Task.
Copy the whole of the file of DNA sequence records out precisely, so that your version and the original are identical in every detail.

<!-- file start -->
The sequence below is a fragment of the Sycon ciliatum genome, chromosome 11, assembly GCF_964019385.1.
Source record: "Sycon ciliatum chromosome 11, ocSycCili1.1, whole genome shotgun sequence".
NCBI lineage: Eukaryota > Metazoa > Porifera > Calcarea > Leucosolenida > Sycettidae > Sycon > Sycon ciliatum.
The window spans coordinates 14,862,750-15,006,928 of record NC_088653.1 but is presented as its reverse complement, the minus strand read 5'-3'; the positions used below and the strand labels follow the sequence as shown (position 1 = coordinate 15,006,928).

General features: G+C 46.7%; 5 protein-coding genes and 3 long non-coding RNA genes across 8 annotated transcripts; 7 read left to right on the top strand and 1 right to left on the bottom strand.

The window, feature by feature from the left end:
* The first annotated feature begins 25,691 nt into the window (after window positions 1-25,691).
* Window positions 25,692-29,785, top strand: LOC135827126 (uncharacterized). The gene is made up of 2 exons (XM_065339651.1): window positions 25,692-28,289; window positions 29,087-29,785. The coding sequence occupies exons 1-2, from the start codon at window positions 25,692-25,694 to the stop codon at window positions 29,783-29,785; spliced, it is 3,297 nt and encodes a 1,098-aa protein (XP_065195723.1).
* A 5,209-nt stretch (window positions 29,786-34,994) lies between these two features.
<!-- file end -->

The sequence below is a fragment of the Sycon ciliatum genome, chromosome 11, assembly GCF_964019385.1.
Source record: "Sycon ciliatum chromosome 11, ocSycCili1.1, whole genome shotgun sequence".
NCBI lineage: Eukaryota > Metazoa > Porifera > Calcarea > Leucosolenida > Sycettidae > Sycon > Sycon ciliatum.
The window spans coordinates 14,862,750-15,006,928 of record NC_088653.1 but is presented as its reverse complement, the minus strand read 5'-3'; the positions used below and the strand labels follow the sequence as shown (position 1 = coordinate 15,006,928).

General features: G+C 46.7%; 5 protein-coding genes and 3 long non-coding RNA genes across 8 annotated transcripts; 7 read left to right on the top strand and 1 right to left on the bottom strand.

The window, feature by feature from the left end:
* The first annotated feature begins 25,691 nt into the window (after window positions 1-25,691).
* Window positions 25,692-29,785, top strand: LOC135827126 (uncharacterized). The gene is made up of 2 exons (XM_065339651.1): window positions 25,692-28,289; window positions 29,087-29,785. The coding sequence occupies exons 1-2, from the start codon at window positions 25,692-25,694 to the stop codon at window positions 29,783-29,785; spliced, it is 3,297 nt and encodes a 1,098-aa protein (XP_065195723.1).
* A 5,209-nt stretch (window positions 29,786-34,994) lies between these two features.